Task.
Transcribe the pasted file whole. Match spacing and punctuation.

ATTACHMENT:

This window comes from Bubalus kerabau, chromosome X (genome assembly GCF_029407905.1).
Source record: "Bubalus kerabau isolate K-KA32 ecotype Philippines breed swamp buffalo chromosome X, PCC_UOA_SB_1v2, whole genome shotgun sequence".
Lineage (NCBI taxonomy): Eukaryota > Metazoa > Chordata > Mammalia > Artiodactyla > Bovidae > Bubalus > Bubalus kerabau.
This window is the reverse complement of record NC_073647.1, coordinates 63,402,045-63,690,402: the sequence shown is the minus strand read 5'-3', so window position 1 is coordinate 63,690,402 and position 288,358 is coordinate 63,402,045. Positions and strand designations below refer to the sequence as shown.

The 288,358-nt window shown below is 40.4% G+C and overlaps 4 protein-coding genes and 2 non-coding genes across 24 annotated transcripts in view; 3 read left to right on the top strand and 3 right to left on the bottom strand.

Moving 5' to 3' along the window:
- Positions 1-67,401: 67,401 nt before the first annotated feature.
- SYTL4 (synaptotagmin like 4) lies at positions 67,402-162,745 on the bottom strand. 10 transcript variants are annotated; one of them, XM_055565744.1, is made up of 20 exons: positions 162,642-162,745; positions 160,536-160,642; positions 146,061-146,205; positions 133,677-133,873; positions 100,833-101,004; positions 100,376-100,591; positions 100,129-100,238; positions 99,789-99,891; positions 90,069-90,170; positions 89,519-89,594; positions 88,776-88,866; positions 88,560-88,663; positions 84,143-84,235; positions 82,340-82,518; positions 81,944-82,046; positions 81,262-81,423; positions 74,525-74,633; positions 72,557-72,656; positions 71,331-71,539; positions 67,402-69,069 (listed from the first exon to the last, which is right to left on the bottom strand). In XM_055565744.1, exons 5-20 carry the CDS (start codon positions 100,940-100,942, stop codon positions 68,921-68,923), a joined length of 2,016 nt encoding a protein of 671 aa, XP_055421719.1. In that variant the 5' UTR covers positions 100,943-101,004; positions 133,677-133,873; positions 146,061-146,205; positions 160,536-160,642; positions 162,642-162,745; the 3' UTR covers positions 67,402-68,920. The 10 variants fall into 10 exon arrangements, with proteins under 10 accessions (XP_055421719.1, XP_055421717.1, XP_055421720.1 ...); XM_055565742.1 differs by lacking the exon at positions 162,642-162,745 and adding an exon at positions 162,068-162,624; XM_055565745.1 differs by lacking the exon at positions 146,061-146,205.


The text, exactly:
This window comes from Bubalus kerabau, chromosome X (genome assembly GCF_029407905.1).
Source record: "Bubalus kerabau isolate K-KA32 ecotype Philippines breed swamp buffalo chromosome X, PCC_UOA_SB_1v2, whole genome shotgun sequence".
Lineage (NCBI taxonomy): Eukaryota > Metazoa > Chordata > Mammalia > Artiodactyla > Bovidae > Bubalus > Bubalus kerabau.
This window is the reverse complement of record NC_073647.1, coordinates 63,402,045-63,690,402: the sequence shown is the minus strand read 5'-3', so window position 1 is coordinate 63,690,402 and position 288,358 is coordinate 63,402,045. Positions and strand designations below refer to the sequence as shown.

The 288,358-nt window shown below is 40.4% G+C and overlaps 4 protein-coding genes and 2 non-coding genes across 24 annotated transcripts in view; 3 read left to right on the top strand and 3 right to left on the bottom strand.

Moving 5' to 3' along the window:
- Positions 1-67,401: 67,401 nt before the first annotated feature.
- SYTL4 (synaptotagmin like 4) lies at positions 67,402-162,745 on the bottom strand. 10 transcript variants are annotated; one of them, XM_055565744.1, is made up of 20 exons: positions 162,642-162,745; positions 160,536-160,642; positions 146,061-146,205; positions 133,677-133,873; positions 100,833-101,004; positions 100,376-100,591; positions 100,129-100,238; positions 99,789-99,891; positions 90,069-90,170; positions 89,519-89,594; positions 88,776-88,866; positions 88,560-88,663; positions 84,143-84,235; positions 82,340-82,518; positions 81,944-82,046; positions 81,262-81,423; positions 74,525-74,633; positions 72,557-72,656; positions 71,331-71,539; positions 67,402-69,069 (listed from the first exon to the last, which is right to left on the bottom strand). In XM_055565744.1, exons 5-20 carry the CDS (start codon positions 100,940-100,942, stop codon positions 68,921-68,923), a joined length of 2,016 nt encoding a protein of 671 aa, XP_055421719.1. In that variant the 5' UTR covers positions 100,943-101,004; positions 133,677-133,873; positions 146,061-146,205; positions 160,536-160,642; positions 162,642-162,745; the 3' UTR covers positions 67,402-68,920. The 10 variants fall into 10 exon arrangements, with proteins under 10 accessions (XP_055421719.1, XP_055421717.1, XP_055421720.1 ...); XM_055565742.1 differs by lacking the exon at positions 162,642-162,745 and adding an exon at positions 162,068-162,624; XM_055565745.1 differs by lacking the exon at positions 146,061-146,205.